In 2021 and early 2022, the official exchange rate depreciated on average two percent per month. According to the National Bank of Ethiopia (NBE), the average official exchange rate was about 50.33 ETB/USD in February, about six percent higher than the six-month average. Parallel market exchange rate data have not been reported since August 2021; however, anecdotal information indicates the ETB on the parallel market is exchanging at least 30 percent higher than on the official market.

    The Ministry of Trade and Industry (MTI) increased domestic fuel prices in December 2021 to 31.74 ETB/liter, nearly 25 percent higher than the price previously set. Fuel availability is generally average, except in conflict-affected areas of Gambella, western Oromia, Benishangul Gumuz, and northern Ethiopia. There is no official fuel supply in Tigray except through the informal market, as supply routes are blocked. 

    Overall, in areas of northern Ethiopia affected by conflict, economic activity remains limited, notably in Tigray. In Amhara, as conflict has subsided, economic activities have started, but overall economic functioning is still below average. In Tigray and neighboring areas of Afar and Amhara, most formal businesses and factories remain closed. In other areas of the country, businesses are operating as usual, but operations are hindered by high inflation and a lack of hard currency.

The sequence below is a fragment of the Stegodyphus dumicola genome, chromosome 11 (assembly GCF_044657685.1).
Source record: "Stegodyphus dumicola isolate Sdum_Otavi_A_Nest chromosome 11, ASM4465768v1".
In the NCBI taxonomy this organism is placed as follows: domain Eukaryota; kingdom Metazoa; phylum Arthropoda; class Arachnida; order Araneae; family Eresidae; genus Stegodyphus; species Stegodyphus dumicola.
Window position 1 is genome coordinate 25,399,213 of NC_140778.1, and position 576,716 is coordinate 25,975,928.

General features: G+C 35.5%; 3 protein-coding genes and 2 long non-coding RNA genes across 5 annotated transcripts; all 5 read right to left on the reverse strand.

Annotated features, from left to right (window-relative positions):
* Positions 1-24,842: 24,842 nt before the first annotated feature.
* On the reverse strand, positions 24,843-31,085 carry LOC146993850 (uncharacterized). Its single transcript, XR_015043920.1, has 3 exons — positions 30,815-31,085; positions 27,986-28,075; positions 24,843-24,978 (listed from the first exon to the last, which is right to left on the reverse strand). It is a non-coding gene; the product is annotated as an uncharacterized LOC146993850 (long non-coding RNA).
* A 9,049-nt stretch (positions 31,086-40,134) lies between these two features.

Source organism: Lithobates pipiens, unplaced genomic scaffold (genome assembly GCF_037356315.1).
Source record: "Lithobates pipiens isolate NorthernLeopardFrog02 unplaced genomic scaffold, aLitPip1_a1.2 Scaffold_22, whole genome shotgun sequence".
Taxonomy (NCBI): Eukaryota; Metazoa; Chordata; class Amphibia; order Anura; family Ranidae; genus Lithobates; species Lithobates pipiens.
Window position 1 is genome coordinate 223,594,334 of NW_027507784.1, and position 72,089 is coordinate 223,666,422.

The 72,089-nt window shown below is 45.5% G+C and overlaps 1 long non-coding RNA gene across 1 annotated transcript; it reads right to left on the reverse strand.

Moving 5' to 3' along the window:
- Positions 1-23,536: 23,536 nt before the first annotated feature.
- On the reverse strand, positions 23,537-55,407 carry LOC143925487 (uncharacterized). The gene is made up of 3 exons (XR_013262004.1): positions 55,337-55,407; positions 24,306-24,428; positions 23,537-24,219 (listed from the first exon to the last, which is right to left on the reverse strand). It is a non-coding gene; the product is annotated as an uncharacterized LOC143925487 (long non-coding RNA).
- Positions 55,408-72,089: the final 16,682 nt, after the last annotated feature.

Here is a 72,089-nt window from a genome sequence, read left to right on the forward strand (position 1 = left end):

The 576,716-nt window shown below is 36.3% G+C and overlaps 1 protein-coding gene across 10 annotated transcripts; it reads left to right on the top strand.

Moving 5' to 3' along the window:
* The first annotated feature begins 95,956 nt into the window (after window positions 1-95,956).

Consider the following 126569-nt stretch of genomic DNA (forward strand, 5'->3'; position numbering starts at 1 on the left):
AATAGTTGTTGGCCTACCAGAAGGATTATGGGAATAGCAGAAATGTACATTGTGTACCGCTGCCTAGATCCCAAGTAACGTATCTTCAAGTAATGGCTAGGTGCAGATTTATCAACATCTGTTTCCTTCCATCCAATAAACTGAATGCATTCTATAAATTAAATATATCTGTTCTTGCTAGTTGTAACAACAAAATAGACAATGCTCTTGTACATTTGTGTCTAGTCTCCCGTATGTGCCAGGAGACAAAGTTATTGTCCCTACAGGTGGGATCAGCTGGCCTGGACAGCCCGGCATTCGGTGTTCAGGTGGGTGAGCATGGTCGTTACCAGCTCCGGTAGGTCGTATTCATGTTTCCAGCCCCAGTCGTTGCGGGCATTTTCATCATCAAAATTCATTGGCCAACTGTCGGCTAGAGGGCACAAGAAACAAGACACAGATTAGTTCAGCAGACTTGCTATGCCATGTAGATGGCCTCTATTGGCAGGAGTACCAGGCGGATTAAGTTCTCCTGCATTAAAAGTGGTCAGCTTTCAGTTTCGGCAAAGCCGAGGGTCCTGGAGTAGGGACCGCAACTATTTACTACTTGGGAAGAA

Market supply and functioning: The movement of staple foods from typical surplus-producing areas in the west to central and eastern deficit-producing areas is generally ongoing; however, the volume of commodities supplied in deficit-producing areas is atypically low due to low production and high transportation costs. In pastoral areas, grain supply remains low due to below-average production from adjacent crop-producing areas and the low import volumes.

    Market supply and functioning are restricted in northern Ethiopia despite some improvement in the functioning of trade routes in the last few months in northeastern Amhara (Figure 8). Market supply in conflict-affected areas in most of Tigray and adjacent woredas of Amhara and Afar regions is also very low due to the blockade of trade routes, and prices remain high.